) worked hard to make sure that its initial public offering didn’t turn into the kind of debacle that Facebook experienced when it started out as a publicly traded company.
Twitter sold 70 million shares for $26 each in its IPO, and so far on Thursday things are looking very different than they did back in May 2012. The company operates in a highly competitive industry, however, and will still have to work hard to justify the valuation that investors have given it, but here are 10 ways Twitter’s IPO differed from Facebook’s IPO:
1. Banker buying not needed. Twitter’s stock hasn’t needed massive support from its bankers to trade above its IPO price and is headed to close well above it on the first day of trading. In May 2012, Morgan Stanley had to feverishly buy Facebook stock to keep it above $38.
2. New York, New York. Mark Zuckerberg rung in the Facebook IPO on Nasdaq at a ceremony in Menlo Park, Calif. But Twitter chose to buck the long tradition that has seen hot Silicon Valley tech companies list on Nasdaq and instead chose the New York Stock Exchange. Twitter CEO Dick Costolo and the company’s founders showed up in lower Manhattan this morning prior to Twitter’s opening on the NYSE.
3. No stock market glitch. Shares of Twitter started trading on Thursday morning without any problems. In Facebook’s case, an issue with Nasdaq’s computer programming delayed trading for some 30 minutes and caused confusion among traders. As a result, Nasdaq ended up paying a $10 million fine to the Securities & Exchange Commission and tens of millions more to brokers who lost money.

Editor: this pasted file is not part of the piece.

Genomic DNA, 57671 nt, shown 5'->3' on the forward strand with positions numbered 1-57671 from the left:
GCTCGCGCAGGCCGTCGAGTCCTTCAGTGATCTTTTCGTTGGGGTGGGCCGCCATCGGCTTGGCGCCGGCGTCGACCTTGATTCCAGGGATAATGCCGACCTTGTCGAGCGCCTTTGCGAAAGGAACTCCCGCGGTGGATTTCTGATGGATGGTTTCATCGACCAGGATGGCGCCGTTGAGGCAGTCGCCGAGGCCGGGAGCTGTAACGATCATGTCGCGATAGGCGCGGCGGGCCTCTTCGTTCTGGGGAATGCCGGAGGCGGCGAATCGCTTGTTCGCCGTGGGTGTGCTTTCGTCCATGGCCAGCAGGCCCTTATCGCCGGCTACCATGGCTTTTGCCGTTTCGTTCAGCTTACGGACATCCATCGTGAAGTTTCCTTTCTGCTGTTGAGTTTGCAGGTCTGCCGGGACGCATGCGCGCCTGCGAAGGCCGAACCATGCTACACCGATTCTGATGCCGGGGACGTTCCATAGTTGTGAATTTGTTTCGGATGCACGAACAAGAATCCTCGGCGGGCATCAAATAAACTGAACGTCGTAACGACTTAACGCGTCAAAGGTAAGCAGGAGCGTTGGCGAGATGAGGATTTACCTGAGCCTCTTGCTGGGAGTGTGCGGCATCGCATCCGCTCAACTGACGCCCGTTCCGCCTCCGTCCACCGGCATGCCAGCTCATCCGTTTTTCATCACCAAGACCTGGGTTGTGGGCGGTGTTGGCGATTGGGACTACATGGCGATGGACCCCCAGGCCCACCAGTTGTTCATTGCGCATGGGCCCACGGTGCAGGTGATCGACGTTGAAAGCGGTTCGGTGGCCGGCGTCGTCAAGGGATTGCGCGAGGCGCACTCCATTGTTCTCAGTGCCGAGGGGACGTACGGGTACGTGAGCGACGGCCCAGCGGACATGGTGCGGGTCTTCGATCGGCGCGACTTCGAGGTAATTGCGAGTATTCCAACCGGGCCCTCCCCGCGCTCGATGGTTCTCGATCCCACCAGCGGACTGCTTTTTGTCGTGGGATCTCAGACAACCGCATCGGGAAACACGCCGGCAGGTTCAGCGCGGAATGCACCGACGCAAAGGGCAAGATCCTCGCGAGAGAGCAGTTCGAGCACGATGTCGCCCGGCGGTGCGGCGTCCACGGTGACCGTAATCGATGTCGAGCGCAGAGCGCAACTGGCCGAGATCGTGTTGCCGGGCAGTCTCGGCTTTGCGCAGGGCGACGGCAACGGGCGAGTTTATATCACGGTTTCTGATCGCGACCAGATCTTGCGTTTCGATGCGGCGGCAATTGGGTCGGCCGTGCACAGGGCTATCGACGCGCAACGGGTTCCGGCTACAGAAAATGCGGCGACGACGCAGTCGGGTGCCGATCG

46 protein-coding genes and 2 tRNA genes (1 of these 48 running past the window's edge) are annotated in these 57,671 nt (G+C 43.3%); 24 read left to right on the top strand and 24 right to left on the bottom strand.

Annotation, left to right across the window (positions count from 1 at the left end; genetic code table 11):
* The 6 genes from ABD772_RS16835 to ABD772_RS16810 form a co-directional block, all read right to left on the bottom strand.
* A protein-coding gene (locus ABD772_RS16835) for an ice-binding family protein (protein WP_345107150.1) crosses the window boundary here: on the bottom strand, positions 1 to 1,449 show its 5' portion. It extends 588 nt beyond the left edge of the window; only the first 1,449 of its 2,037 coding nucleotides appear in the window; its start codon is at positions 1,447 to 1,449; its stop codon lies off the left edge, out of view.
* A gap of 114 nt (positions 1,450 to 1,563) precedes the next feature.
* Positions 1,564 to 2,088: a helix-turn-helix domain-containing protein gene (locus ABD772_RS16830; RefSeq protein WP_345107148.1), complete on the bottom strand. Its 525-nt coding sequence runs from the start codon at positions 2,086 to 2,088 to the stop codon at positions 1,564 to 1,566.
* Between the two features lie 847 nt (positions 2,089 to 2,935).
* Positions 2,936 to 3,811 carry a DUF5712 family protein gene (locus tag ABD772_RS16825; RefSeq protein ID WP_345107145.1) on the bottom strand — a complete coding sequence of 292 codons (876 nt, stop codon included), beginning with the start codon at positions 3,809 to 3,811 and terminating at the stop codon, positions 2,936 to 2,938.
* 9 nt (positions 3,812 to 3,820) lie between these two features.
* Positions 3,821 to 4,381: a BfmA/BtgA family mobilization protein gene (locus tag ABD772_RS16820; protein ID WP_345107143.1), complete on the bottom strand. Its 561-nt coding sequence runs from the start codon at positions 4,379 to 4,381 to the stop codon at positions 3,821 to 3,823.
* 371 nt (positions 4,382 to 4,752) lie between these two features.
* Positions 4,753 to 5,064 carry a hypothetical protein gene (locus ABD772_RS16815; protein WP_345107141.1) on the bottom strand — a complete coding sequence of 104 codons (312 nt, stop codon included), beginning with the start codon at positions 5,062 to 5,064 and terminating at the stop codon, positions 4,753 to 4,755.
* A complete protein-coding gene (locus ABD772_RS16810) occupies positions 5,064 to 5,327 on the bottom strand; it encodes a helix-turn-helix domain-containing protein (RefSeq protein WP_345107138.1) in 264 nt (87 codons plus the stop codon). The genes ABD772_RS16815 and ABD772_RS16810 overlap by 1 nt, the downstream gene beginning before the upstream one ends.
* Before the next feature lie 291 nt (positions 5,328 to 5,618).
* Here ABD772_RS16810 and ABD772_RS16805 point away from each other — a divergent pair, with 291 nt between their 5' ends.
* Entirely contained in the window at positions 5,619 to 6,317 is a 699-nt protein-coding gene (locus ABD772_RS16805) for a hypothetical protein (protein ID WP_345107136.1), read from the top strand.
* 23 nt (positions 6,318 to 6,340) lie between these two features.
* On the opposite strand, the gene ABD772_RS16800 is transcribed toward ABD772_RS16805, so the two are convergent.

4. It’s tiny. Facebook increased the size of its IPO in the days leading up to it and raised $16 billion. But while Twitter increased the price of the IPO as demand rose, it did not upsize it. Twitter raised some $1.8 billion and the IPO gave the company a valuation of $14.4 billion, or some $18 billion depending if you count its restricted shares. Facebook’s IPO valued the company at more than $100 billion.
5. Insiders not selling. Twitter will keep all the money raised in its IPO and use it for general corporate purposes, capital expenditures, or save it for a rainy day. On the other hand, more than half the money raised in Facebook’s IPO went into the pockets of early shareholders of the company, like venture capitalists and hedge funds.
6. Goldman Sachs. The lead underwriter for the Twitter IPO was Goldman Sachs. For years, the big Silicon Valley IPOs, including Facebook’s IPO, were led by Morgan Stanley. Goldman worked to keep much of the offering out of the hands of retail investors and hedge funds that like to short stocks, opting instead for big long-only funds.
7. No profits. Facebook was earning money, $1 billion in the calendar year prior to the IPO. But Twitter has lost $133.9 million in the first nine months of 2013. Still, Twitter is going public at an earlier stage in its growth curve, which might make it easier for Twitter to meet high investor expectations as long as Twitter doesn’t cause them to lose faith in its story.
8. Fewer users. With some 230 million active users, Twitter has about one-fifth of the user base of Facebook today. When it went public, Facebook had 900 million users.
9. Less lock-up. Facebook had more than 1 billion shares ominously coming off of lock-up restrictions within a year of its IPO. The number of shares Twitter will have coming off of lock-up restrictions in the next year will be much more modest.
10. Twitter is up big on IPO day. Shares of Twitter opened at $45.10 and rose by about 80% in afternoon trading from its IPO price. That will give it fans on Wall Street, an important new constituency. But it also means that Twitter left hundreds of millions of dollars on the table.
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